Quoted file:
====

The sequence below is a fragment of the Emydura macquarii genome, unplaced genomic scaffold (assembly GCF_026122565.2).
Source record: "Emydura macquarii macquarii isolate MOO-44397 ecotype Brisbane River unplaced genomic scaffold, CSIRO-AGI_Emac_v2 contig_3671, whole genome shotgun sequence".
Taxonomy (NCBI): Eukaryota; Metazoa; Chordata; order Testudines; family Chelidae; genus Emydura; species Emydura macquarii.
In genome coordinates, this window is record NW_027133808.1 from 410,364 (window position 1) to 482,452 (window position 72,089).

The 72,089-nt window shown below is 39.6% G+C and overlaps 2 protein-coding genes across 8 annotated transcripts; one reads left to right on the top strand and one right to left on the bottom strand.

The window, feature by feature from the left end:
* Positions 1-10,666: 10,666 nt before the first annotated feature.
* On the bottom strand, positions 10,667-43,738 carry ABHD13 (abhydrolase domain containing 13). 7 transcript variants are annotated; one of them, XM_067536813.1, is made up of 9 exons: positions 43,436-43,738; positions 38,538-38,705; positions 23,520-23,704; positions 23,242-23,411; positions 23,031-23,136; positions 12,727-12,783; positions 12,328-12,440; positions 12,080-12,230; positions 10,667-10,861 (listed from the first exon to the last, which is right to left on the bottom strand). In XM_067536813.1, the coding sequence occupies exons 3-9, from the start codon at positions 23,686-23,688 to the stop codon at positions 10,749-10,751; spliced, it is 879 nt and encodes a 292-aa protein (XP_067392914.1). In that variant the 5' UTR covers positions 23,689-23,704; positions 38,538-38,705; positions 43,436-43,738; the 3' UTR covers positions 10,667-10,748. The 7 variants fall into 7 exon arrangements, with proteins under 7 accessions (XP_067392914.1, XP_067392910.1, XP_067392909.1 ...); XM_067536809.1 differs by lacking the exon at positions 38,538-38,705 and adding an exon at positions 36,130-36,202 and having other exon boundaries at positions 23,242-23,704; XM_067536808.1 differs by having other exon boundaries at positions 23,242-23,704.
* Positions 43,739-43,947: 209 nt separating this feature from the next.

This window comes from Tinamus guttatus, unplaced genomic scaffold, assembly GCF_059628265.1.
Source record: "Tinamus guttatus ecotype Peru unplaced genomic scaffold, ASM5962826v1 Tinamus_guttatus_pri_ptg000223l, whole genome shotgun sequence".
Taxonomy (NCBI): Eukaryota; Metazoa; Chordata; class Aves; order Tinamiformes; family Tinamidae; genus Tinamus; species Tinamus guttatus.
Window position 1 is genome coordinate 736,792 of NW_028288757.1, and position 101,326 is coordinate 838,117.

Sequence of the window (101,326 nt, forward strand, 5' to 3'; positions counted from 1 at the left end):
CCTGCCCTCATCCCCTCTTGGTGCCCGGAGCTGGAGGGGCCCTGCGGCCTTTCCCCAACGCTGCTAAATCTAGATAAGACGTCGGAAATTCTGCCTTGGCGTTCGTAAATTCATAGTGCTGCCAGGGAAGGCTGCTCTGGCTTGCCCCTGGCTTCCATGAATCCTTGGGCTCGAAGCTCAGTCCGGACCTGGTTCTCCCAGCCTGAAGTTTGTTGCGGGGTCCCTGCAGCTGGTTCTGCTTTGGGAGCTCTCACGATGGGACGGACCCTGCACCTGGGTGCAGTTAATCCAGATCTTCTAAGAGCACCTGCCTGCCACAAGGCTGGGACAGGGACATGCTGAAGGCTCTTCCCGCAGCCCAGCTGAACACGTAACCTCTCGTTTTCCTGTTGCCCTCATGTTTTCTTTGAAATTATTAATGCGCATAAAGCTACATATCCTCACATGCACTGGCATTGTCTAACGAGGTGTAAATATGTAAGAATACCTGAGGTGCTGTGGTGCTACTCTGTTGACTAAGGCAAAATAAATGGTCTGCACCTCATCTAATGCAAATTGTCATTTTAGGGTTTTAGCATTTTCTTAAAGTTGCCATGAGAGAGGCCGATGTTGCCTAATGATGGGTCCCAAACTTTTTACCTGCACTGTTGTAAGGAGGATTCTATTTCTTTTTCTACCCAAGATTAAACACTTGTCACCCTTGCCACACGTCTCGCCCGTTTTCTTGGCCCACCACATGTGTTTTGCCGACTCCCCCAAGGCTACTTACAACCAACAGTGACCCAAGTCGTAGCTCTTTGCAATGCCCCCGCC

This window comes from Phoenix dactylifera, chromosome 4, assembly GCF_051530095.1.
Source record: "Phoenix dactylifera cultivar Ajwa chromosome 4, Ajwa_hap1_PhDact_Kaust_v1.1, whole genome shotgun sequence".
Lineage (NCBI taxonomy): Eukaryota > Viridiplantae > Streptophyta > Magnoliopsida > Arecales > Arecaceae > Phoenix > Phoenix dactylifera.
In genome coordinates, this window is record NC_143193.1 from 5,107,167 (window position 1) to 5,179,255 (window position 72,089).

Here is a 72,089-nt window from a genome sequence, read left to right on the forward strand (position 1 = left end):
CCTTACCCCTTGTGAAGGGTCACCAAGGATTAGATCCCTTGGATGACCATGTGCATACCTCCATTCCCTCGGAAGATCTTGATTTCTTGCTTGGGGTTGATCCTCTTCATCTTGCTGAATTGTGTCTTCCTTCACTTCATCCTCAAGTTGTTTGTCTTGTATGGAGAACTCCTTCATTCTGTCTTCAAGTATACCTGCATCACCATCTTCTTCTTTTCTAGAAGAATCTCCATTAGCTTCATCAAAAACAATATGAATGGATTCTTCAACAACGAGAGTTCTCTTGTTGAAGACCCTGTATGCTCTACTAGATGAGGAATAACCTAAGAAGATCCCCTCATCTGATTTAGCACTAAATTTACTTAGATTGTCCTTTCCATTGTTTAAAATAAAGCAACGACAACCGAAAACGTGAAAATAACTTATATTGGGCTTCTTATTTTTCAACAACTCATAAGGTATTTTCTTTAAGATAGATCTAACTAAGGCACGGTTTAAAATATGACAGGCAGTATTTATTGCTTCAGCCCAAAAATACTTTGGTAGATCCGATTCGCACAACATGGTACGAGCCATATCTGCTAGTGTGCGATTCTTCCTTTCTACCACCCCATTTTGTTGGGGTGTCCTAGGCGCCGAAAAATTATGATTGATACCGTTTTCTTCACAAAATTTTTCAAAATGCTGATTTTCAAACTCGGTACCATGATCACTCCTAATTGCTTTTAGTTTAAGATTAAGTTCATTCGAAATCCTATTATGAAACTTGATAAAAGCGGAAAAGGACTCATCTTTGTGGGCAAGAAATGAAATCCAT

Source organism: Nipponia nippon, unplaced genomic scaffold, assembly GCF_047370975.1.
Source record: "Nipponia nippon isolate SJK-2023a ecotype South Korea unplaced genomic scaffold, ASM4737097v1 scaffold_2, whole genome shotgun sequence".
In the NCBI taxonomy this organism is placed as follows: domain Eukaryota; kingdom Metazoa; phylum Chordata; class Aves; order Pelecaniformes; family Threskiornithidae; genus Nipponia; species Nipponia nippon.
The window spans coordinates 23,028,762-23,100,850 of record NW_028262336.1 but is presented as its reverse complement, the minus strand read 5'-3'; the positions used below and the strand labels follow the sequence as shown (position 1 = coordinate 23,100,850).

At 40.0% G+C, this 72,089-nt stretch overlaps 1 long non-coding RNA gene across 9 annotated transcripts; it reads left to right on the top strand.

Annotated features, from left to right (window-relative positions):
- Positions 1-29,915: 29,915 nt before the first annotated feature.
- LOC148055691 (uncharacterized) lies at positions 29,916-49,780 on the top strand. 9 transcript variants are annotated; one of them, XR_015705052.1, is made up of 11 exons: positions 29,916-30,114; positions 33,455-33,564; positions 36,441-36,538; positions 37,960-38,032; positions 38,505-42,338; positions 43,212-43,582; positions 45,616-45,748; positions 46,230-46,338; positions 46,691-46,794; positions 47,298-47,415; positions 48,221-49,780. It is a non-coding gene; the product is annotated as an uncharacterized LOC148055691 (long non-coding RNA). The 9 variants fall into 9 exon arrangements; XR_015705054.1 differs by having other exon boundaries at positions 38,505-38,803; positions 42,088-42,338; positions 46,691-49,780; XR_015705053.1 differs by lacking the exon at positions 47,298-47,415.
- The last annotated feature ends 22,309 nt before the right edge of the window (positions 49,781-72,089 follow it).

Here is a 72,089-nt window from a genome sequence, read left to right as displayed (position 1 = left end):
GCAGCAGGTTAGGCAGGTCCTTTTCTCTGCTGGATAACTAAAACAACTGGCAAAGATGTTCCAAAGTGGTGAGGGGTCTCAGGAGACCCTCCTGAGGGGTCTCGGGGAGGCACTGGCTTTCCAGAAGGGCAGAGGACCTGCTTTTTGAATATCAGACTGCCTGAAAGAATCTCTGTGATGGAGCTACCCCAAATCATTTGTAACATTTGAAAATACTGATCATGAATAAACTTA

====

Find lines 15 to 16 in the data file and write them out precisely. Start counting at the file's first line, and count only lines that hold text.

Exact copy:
CCTGCCCTCATCCCCTCTTGGTGCCCGGAGCTGGAGGGGCCCTGCGGCCTTTCCCCAACGCTGCTAAATCTAGATAAGACGTCGGAAATTCTGCCTTGGCGTTCGTAAATTCATAGTGCTGCCAGGGAAGGCTGCTCTGGCTTGCCCCTGGCTTCCATGAATCCTTGGGCTCGAAGCTCAGTCCGGACCTGGTTCTCCCAGCCTGAAGTTTGTTGCGGGGTCCCTGCAGCTGGTTCTGCTTTGGGAGCTCTCACGATGGGACGGACCCTGCACCTGGGTGCAGTTAATCCAGATCTTCTAAGAGCACCTGCCTGCCACAAGGCTGGGACAGGGACATGCTGAAGGCTCTTCCCGCAGCCCAGCTGAACACGTAACCTCTCGTTTTCCTGTTGCCCTCATGTTTTCTTTGAAATTATTAATGCGCATAAAGCTACATATCCTCACATGCACTGGCATTGTCTAACGAGGTGTAAATATGTAAGAATACCTGAGGTGCTGTGGTGCTACTCTGTTGACTAAGGCAAAATAAATGGTCTGCACCTCATCTAATGCAAATTGTCATTTTAGGGTTTTAGCATTTTCTTAAAGTTGCCATGAGAGAGGCCGATGTTGCCTAATGATGGGTCCCAAACTTTTTACCTGCACTGTTGTAAGGAGGATTCTATTTCTTTTTCTACCCAAGATTAAACACTTGTCACCCTTGCCACACGTCTCGCCCGTTTTCTTGGCCCACCACATGTGTTTTGCCGACTCCCCCAAGGCTACTTACAACCAACAGTGACCCAAGTCGTAGCTCTTTGCAATGCCCCCGCC

This window comes from Phoenix dactylifera, chromosome 4, assembly GCF_051530095.1.